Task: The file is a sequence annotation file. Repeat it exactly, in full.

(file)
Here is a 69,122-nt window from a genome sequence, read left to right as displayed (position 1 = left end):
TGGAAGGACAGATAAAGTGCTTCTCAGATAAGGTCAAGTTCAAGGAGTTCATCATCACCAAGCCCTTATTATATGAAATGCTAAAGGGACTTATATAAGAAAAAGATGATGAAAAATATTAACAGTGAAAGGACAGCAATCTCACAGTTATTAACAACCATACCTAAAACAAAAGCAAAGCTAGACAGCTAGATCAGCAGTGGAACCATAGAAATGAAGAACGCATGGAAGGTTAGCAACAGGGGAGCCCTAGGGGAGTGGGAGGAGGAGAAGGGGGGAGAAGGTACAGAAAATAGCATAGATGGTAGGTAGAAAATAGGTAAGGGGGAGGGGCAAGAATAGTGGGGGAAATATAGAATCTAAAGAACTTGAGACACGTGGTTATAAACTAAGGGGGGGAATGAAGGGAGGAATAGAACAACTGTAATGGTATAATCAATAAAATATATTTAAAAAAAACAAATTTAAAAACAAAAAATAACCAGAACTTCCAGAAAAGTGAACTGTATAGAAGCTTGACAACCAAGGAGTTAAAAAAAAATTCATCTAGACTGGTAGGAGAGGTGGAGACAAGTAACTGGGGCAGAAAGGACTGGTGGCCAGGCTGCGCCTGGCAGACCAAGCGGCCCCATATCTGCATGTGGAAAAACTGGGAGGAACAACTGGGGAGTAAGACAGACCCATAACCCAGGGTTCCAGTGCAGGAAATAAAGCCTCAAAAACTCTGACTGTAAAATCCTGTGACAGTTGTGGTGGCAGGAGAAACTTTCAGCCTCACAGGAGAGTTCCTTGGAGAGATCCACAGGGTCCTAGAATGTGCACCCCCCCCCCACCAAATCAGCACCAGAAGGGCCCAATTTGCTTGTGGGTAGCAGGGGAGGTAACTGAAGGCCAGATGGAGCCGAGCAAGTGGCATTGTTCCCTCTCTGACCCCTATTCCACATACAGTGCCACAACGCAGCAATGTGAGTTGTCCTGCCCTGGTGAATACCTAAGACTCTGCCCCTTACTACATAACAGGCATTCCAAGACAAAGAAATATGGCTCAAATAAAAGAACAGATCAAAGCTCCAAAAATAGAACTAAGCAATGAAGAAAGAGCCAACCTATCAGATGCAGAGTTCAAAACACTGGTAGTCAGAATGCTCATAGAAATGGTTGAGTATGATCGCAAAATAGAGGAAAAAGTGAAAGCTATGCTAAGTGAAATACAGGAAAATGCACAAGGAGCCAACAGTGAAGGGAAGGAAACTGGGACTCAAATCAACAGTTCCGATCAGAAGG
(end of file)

Here is a 69,122-nt window from a genome sequence, read left to right as displayed (position 1 = left end):
TGGAAGGACAGATAAAGTGCTTCTCAGATAAGGTCAAGTTCAAGGAGTTCATCATCACCAAGCCCTTATTATATGAAATGCTAAAGGGACTTATATAAGAAAAAGATGATGAAAAATATTAACAGTGAAAGGACAGCAATCTCACAGTTATTAACAACCATACCTAAAACAAAAGCAAAGCTAGACAGCTAGATCAGCAGTGGAACCATAGAAATGAAGAACGCATGGAAGGTTAGCAACAGGGGAGCCCTAGGGGAGTGGGAGGAGGAGAAGGGGGGAGAAGGTACAGAAAATAGCATAGATGGTAGGTAGAAAATAGGTAAGGGGGAGGGGCAAGAATAGTGGGGGAAATATAGAATCTAAAGAACTTGAGACACGTGGTTATAAACTAAGGGGGGGAATGAAGGGAGGAATAGAACAACTGTAATGGTATAATCAATAAAATATATTTAAAAAAAACAAATTTAAAAACAAAAAATAACCAGAACTTCCAGAAAAGTGAACTGTATAGAAGCTTGACAACCAAGGAGTTAAAAAAAAATTCATCTAGACTGGTAGGAGAGGTGGAGACAAGTAACTGGGGCAGAAAGGACTGGTGGCCAGGCTGCGCCTGGCAGACCAAGCGGCCCCATATCTGCATGTGGAAAAACTGGGAGGAACAACTGGGGAGTAAGACAGACCCATAACCCAGGGTTCCAGTGCAGGAAATAAAGCCTCAAAAACTCTGACTGTAAAATCCTGTGACAGTTGTGGTGGCAGGAGAAACTTTCAGCCTCACAGGAGAGTTCCTTGGAGAGATCCACAGGGTCCTAGAATGTGCACCCCCCCCCCACCAAATCAGCACCAGAAGGGCCCAATTTGCTTGTGGGTAGCAGGGGAGGTAACTGAAGGCCAGATGGAGCCGAGCAAGTGGCATTGTTCCCTCTCTGACCCCTATTCCACATACAGTGCCACAACGCAGCAATGTGAGTTGTCCTGCCCTGGTGAATACCTAAGACTCTGCCCCTTACTACATAACAGGCATTCCAAGACAAAGAAATATGGCTCAAATAAAAGAACAGATCAAAGCTCCAAAAATAGAACTAAGCAATGAAGAAAGAGCCAACCTATCAGATGCAGAGTTCAAAACACTGGTAGTCAGAATGCTCATAGAAATGGTTGAGTATGATCGCAAAATAGAGGAAAAAGTGAAAGCTATGCTAAGTGAAATACAGGAAAATGCACAAGGAGCCAACAGTGAAGGGAAGGAAACTGGGACTCAAATCAACAGTTCCGATCAGAAGG